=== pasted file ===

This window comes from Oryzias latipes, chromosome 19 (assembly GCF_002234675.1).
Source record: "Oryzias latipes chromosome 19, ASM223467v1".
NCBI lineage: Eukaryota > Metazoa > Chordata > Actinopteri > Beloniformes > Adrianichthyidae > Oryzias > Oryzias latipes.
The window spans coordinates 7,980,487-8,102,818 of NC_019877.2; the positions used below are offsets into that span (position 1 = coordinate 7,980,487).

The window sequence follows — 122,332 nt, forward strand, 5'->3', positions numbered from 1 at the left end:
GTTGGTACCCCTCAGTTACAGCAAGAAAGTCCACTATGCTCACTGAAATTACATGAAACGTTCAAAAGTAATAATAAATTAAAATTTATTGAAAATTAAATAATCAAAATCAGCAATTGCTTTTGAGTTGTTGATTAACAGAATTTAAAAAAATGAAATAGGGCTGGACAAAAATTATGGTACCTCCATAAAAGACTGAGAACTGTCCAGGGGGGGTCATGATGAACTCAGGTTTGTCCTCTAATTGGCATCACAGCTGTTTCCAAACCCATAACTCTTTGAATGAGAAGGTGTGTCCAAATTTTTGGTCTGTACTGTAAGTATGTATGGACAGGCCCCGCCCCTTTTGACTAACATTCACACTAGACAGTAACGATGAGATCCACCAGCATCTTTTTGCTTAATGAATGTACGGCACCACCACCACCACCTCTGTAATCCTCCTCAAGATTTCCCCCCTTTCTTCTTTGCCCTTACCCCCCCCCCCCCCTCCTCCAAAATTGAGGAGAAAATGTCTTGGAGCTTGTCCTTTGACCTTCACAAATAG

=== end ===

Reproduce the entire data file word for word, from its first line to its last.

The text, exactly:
This window comes from Oryzias latipes, chromosome 19 (assembly GCF_002234675.1).
Source record: "Oryzias latipes chromosome 19, ASM223467v1".
NCBI lineage: Eukaryota > Metazoa > Chordata > Actinopteri > Beloniformes > Adrianichthyidae > Oryzias > Oryzias latipes.
The window spans coordinates 7,980,487-8,102,818 of NC_019877.2; the positions used below are offsets into that span (position 1 = coordinate 7,980,487).

The window sequence follows — 122,332 nt, forward strand, 5'->3', positions numbered from 1 at the left end:
GTTGGTACCCCTCAGTTACAGCAAGAAAGTCCACTATGCTCACTGAAATTACATGAAACGTTCAAAAGTAATAATAAATTAAAATTTATTGAAAATTAAATAATCAAAATCAGCAATTGCTTTTGAGTTGTTGATTAACAGAATTTAAAAAAATGAAATAGGGCTGGACAAAAATTATGGTACCTCCATAAAAGACTGAGAACTGTCCAGGGGGGGTCATGATGAACTCAGGTTTGTCCTCTAATTGGCATCACAGCTGTTTCCAAACCCATAACTCTTTGAATGAGAAGGTGTGTCCAAATTTTTGGTCTGTACTGTAAGTATGTATGGACAGGCCCCGCCCCTTTTGACTAACATTCACACTAGACAGTAACGATGAGATCCACCAGCATCTTTTTGCTTAATGAATGTACGGCACCACCACCACCACCTCTGTAATCCTCCTCAAGATTTCCCCCCTTTCTTCTTTGCCCTTACCCCCCCCCCCCCCTCCTCCAAAATTGAGGAGAAAATGTCTTGGAGCTTGTCCTTTGACCTTCACAAATAG